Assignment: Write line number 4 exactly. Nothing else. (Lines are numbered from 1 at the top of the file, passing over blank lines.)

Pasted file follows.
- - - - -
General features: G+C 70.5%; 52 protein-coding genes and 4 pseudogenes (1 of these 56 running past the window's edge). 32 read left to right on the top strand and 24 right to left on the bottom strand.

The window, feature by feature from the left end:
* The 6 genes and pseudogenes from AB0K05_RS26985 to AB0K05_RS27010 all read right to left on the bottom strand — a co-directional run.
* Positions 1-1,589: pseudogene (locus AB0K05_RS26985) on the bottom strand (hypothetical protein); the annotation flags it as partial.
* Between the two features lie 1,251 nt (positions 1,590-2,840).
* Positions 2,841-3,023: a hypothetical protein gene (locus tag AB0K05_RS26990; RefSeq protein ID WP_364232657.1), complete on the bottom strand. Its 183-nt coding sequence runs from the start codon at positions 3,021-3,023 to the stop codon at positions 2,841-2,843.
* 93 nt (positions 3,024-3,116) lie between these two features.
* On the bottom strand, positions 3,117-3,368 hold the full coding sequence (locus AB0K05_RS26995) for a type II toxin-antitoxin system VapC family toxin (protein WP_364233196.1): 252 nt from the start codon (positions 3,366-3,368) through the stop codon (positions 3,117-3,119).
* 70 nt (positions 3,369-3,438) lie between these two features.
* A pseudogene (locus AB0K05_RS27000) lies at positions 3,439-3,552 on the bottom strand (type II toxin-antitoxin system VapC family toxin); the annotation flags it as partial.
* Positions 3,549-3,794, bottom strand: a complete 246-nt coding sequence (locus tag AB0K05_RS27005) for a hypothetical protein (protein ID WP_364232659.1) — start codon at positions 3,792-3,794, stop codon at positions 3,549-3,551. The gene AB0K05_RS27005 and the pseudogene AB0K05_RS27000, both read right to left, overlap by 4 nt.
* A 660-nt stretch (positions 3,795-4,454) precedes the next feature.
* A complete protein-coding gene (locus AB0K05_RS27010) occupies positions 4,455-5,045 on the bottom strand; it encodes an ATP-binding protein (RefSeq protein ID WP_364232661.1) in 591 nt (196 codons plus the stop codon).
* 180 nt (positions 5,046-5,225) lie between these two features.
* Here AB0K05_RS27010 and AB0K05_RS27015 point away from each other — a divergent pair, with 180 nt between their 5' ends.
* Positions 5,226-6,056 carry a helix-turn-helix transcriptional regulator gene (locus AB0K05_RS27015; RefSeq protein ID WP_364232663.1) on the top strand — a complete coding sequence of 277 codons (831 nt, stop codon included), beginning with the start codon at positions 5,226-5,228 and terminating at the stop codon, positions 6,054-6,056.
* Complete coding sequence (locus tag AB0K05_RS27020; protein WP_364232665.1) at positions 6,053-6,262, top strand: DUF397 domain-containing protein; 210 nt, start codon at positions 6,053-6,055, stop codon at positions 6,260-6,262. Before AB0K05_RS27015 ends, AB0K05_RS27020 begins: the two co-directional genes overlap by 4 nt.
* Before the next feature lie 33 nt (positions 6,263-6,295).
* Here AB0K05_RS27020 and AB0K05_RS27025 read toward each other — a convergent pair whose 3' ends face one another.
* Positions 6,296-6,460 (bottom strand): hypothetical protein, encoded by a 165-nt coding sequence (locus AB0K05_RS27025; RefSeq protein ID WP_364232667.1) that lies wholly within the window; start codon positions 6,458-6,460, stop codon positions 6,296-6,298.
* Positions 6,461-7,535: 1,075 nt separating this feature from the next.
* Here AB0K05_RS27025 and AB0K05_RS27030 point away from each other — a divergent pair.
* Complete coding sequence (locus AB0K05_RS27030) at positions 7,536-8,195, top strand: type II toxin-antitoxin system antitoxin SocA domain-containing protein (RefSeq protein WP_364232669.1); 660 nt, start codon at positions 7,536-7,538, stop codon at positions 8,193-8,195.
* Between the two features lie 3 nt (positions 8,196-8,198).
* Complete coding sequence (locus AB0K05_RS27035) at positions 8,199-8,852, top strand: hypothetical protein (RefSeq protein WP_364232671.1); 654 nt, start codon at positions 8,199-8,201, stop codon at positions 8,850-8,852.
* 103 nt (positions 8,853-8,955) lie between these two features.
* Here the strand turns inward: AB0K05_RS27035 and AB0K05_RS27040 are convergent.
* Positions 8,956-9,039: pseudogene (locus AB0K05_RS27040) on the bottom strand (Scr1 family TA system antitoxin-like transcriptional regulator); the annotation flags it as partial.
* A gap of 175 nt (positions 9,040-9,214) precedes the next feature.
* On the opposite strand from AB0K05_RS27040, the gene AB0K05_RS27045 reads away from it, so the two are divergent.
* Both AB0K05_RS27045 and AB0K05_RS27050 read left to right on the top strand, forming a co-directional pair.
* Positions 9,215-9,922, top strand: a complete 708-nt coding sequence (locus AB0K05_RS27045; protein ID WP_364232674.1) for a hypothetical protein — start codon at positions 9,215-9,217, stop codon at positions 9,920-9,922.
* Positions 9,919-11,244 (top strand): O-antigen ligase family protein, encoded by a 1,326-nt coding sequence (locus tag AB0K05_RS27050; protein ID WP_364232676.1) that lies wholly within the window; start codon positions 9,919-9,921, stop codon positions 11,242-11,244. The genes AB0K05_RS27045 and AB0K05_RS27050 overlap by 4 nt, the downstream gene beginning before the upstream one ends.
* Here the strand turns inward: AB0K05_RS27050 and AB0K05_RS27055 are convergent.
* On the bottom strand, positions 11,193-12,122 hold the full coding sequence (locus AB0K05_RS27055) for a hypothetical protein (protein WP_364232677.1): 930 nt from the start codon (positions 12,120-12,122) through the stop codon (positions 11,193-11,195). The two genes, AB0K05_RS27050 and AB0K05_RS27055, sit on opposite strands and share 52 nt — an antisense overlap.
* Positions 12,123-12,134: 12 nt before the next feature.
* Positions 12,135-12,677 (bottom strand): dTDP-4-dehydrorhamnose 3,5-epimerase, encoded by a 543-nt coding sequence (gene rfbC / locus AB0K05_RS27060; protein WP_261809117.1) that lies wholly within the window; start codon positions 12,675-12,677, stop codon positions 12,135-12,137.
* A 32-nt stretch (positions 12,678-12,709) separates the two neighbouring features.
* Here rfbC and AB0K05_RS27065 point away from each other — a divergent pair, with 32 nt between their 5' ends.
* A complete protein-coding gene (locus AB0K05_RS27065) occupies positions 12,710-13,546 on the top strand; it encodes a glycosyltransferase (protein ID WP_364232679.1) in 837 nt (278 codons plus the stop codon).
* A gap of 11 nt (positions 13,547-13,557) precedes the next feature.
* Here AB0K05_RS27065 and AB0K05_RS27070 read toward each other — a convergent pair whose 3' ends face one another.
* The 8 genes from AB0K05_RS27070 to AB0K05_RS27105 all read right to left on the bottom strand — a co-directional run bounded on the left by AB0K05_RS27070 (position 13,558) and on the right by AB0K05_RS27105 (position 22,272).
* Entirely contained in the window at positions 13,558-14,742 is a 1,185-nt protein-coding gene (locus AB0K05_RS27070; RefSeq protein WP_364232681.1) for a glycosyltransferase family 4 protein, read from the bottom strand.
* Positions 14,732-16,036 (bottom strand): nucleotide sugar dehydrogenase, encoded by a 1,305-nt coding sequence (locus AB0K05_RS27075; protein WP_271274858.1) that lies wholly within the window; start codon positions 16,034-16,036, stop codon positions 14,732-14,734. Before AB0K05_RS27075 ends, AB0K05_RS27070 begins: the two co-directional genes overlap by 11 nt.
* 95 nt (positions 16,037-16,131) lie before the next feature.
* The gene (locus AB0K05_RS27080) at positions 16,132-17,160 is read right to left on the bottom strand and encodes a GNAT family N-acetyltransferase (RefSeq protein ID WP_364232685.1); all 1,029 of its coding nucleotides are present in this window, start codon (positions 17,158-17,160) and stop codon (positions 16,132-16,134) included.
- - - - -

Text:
* Positions 1-1,589: pseudogene (locus AB0K05_RS26985) on the bottom strand (hypothetical protein); the annotation flags it as partial.